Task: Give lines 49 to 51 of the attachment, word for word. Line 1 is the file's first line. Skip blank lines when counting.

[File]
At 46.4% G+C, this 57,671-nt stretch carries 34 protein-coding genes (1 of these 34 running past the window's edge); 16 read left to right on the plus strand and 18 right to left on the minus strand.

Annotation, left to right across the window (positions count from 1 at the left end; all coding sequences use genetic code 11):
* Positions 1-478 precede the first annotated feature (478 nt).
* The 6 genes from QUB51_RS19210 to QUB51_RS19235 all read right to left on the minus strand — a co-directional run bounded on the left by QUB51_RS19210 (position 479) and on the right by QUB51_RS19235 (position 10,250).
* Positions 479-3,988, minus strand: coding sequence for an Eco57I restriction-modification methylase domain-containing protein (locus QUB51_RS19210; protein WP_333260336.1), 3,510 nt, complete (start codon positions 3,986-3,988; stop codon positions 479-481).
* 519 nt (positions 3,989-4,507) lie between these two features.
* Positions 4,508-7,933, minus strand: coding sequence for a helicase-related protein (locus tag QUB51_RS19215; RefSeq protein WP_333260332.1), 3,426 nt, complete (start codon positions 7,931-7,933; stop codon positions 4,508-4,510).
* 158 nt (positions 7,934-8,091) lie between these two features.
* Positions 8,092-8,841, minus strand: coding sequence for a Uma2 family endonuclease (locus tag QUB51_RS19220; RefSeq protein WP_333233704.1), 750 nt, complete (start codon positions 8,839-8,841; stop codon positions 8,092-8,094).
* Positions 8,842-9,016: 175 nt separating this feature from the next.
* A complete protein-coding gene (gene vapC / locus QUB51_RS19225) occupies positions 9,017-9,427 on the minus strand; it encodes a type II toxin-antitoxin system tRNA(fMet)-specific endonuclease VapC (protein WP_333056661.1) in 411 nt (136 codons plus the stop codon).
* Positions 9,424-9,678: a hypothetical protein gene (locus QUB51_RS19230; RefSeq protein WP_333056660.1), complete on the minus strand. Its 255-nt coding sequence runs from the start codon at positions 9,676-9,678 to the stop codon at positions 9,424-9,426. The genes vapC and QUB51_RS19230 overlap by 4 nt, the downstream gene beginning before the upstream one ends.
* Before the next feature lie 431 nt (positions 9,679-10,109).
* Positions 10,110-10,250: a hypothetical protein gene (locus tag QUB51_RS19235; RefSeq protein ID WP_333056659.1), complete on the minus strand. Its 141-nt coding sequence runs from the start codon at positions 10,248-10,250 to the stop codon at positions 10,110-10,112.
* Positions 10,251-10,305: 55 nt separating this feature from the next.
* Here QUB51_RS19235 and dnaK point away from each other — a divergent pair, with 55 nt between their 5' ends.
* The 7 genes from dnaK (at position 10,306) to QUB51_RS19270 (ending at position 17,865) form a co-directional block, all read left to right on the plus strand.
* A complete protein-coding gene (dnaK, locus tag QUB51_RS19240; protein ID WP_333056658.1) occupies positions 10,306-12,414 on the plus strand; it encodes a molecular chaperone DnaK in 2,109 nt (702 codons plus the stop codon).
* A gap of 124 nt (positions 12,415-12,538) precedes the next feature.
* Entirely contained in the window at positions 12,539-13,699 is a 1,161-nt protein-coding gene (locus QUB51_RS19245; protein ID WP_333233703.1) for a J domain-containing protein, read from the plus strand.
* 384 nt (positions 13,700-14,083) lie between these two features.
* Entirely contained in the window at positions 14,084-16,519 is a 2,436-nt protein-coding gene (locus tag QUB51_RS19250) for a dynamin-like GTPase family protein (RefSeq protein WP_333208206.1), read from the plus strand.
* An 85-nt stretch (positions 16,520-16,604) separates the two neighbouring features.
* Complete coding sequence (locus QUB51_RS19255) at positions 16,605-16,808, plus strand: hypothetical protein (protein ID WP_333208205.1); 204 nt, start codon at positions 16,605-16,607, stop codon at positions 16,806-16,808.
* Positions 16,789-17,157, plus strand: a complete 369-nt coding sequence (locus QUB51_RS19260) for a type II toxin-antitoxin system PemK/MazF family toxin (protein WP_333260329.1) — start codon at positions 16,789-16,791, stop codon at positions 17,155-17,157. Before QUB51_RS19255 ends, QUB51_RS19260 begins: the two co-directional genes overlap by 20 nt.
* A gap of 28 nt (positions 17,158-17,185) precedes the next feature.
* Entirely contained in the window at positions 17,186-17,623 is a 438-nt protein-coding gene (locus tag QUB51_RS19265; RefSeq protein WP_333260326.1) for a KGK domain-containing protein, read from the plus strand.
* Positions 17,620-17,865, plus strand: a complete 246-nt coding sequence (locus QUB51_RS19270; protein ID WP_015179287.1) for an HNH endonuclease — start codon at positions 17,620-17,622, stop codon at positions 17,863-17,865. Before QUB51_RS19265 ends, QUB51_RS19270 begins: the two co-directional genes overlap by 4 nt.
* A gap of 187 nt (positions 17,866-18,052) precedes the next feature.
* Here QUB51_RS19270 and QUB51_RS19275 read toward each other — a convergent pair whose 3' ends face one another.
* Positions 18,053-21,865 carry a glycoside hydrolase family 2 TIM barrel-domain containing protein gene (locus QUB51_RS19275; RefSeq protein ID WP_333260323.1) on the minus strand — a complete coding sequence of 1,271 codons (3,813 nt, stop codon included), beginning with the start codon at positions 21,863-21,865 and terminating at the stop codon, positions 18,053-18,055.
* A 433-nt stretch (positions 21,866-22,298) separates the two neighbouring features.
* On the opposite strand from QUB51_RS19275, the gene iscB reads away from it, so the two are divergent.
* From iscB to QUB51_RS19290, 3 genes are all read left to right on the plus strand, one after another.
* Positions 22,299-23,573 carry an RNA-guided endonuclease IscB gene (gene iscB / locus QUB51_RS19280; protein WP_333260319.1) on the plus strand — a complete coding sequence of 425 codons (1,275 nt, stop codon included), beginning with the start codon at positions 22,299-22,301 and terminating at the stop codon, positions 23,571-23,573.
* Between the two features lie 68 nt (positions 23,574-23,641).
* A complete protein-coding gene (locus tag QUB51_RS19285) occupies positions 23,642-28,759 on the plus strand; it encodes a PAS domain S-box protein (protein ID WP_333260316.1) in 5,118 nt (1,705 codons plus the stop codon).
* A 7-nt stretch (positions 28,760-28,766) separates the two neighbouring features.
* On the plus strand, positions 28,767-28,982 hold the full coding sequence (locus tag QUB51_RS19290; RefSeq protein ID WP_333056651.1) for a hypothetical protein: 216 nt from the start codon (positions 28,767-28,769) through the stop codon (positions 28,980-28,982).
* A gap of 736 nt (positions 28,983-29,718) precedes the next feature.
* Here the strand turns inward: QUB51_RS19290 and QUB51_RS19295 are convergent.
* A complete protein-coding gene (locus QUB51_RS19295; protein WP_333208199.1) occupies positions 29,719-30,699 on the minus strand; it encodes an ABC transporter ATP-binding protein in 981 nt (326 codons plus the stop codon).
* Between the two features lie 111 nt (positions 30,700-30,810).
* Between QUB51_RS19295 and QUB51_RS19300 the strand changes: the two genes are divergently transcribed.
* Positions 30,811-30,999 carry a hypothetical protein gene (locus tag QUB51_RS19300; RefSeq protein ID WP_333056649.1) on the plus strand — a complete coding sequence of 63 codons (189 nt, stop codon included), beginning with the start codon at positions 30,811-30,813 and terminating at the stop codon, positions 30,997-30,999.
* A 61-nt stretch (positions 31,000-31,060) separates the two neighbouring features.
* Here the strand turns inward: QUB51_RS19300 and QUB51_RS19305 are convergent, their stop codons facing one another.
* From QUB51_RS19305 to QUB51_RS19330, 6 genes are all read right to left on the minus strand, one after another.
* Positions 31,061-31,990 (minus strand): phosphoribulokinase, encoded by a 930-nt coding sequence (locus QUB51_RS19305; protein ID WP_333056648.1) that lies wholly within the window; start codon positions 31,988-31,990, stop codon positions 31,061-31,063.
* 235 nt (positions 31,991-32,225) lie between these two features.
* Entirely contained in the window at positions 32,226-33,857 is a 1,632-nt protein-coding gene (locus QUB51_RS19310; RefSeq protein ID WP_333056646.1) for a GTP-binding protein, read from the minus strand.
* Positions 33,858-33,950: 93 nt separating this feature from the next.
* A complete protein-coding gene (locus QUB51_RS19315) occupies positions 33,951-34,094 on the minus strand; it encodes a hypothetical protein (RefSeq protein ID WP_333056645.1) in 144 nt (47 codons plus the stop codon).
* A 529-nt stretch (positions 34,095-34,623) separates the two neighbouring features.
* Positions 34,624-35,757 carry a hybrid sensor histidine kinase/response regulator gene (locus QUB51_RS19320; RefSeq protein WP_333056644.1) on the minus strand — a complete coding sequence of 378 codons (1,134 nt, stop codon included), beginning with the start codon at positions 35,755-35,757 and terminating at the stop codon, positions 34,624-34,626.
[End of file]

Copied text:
* Positions 31,061-31,990 (minus strand): phosphoribulokinase, encoded by a 930-nt coding sequence (locus QUB51_RS19305; protein ID WP_333056648.1) that lies wholly within the window; start codon positions 31,988-31,990, stop codon positions 31,061-31,063.
* 235 nt (positions 31,991-32,225) lie between these two features.
* Entirely contained in the window at positions 32,226-33,857 is a 1,632-nt protein-coding gene (locus QUB51_RS19310; RefSeq protein ID WP_333056646.1) for a GTP-binding protein, read from the minus strand.